Seven Audacious E-Mail Goals
Al DiGuido | January 11, 2007
Where e-mail will go in an ideal world.
Not sure how many of you spent your New Year's Eve at Pure, the club overlooking the jammed Las Vegas Strip. I shared the veranda overlooking the festivities with nearly 20 friends and family. Brittany made a fleeting appearance then was gone (or passed out, as press reports claim). Vegas is a wild place to be any night, and New Year's Eve brings out more of the craziness. It is, after all, home of wild hopes and dreams, played out on the nearest slot machine, crap table, or roulette wheel. Each spin or turn of a card could bring fame or fortune. It seems the world can't get enough of an atmosphere in which all things seem possible.
Camping out near the DJ, by the edge of the roof, for an optimal view of the midnight fireworks display was an adventure. Nursing my libation, there was lots to think about: resolutions, a recap of the past year's events, the road ahead, and this column. I found myself wondering if this would be the year that:
- Marketers truly understand irrelevant e-mail equals spam. This is a very hard lesson for most marketers. In a world that continues to bombard consumers with messages in every medium, where consumers continue to demonstrate their right to disregard irrelevant and annoying e-mail, methinks it's time smart marketers woke up to the fact they're losing customers to their lack of discipline about leveraging the data they have about us.
- Search addiction ends. Not sure the addiction to all things Google will end this year. The company has hit the lazy nerve in most marketing departments. Folks would much rather spend money reacquiring current customers than spend the time working on converting new customers coming through a search engine into customers they communicate with in a meaningful, timely, and much more cost-effective manner.
- We focus on messaging, not creative. Don't mistake my meaning. I'm not saying a marketer's e-mail messaging shouldn't be creatively engaging from a graphic and look-and-feel standpoint. It's just that we must ensure subject lines and copy are customer-friendly and benefit-orientated. Do I think we'll get it this year? Not likely, so long as we continue to take advice from folks more interested in winning awards than selling product. Time to focus on making your messaging team accountable for campaign performance from a needle-moving standpoint.
- We make ROI-based decisions. I'm encouraged by what I see in various economy sectors with marketers looking at e-mail campaigns and measuring their effectiveness on an ROI (define) basis. We need to do much more of this. We must all understand that though e-mail can be a branding channel, it's primarily an opportunity to drive incremental sales and profits. It's a measurable medium. Will all transactions from an e-mail campaign be completed on the Web? No. More to the point, in '07 your organization must be focused on learning about the e-mail campaign's effectiveness in driving sales in all channels.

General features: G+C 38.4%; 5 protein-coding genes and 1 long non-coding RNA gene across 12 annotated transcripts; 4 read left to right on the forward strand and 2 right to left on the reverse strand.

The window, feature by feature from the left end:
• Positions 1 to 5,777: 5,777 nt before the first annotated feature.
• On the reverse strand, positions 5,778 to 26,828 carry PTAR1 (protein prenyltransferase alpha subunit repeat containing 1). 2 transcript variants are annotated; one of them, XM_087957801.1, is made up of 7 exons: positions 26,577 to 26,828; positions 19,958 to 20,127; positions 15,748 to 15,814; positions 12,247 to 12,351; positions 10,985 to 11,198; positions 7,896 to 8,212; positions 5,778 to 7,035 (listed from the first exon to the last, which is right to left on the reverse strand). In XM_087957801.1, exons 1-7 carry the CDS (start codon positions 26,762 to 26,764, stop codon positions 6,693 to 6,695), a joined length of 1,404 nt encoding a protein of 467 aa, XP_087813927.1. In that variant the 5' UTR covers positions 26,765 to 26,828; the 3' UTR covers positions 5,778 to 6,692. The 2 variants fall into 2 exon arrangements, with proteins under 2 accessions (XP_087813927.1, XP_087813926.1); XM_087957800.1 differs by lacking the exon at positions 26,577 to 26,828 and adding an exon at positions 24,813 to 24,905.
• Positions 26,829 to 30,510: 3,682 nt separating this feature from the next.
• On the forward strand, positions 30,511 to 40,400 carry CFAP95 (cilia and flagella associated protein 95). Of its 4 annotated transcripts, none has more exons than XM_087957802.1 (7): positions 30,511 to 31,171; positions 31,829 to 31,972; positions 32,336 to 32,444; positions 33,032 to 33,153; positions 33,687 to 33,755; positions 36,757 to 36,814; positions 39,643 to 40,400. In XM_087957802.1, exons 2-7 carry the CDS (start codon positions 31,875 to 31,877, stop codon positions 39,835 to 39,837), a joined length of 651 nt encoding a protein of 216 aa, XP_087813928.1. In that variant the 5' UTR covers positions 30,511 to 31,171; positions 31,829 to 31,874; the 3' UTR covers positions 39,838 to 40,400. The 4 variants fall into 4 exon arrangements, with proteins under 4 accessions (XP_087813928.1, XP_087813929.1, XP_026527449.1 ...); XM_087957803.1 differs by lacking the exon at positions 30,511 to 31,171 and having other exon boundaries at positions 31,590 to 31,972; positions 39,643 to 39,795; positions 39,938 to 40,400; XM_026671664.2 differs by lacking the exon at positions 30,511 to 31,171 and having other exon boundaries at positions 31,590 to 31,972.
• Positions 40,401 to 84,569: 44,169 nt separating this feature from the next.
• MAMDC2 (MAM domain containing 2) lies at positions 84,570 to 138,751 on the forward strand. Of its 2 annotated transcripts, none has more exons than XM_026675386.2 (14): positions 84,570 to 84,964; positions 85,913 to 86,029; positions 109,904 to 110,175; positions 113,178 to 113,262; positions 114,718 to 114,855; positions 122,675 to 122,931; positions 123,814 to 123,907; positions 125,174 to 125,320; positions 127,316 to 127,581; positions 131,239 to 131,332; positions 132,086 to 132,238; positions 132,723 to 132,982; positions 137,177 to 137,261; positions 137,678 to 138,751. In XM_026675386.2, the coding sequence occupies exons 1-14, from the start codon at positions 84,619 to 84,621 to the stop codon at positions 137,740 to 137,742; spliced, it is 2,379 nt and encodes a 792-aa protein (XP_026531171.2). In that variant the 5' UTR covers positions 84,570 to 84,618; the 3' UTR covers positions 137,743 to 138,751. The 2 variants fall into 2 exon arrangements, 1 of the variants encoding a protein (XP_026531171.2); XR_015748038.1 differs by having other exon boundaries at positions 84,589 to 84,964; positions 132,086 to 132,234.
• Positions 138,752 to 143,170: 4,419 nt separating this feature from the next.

- We obsess over data more appropriately. A lot of focus these days is on appending data, merging data, manipulating data, data access, data integration, and the like. I worry this obsession with data on every level misses the key point about data collection. Will you do the hard work required to understand the data you have, then build business rules that acknowledge your customer understanding and leverage that understanding to build more meaningful campaigns and dialogues with customers? In our Google quick-fix world, I'm worried this will be another year of data warehousing. You don't need warehouses, you need fast lanes that allow you to capture data in real time, then use the data to ease the path between your customer and the checkout line.
- Offline publishers finally get it. I read lots over the holidays about private equity players lining up to purchase publishing companies. Old dogs seem to be trying to learn new tricks. Seems the new money in publishing realizes YouTube is the new magazine paradigm. Understand the editorial content that creates a community, then monetize the audience. The signs are hopeful; everyone seems to be saying the right things: "We must embrace the Web and build new audiences via e-mail publications." Only the strong will survive. The big dilemma facing publishers and their new parents will be retraining and educating sales forces (which have historically given e-mail sponsorships for free) to sell this most powerful of connections between content and readers.
- E-CRM becomes a reality. After my online holiday shopping experiences, I sure hope marketers understand the power of e-mail communication that leverages the marketing and services sides of the business. Too many companies act as if the selling side has little or no relation to the servicing side. I don't see many relevant up-sell messages in service reminders and the like. I continue to be bombarded with sell messages, despite the fact I'm having service issues. Not only do the front of the house and back of the house need to talk to each other, they also need to understand they're talking to the same customer and live in the same space.
Will 2007 be the year all this happens? I have a longer list of worries and hopes for 2007. I'm putting my money on companies that are spending early January planning for Q4. These folks are worried about their competition sneaking up on them. They're setting aggressive goals and dedicated to staffing their organizations with people who are more concerned about being number one than with any other number.
I may be crazy to think all this will happen. But as my man Billy Joel says, it just may be a lunatic you're looking for.
Happy New Year,
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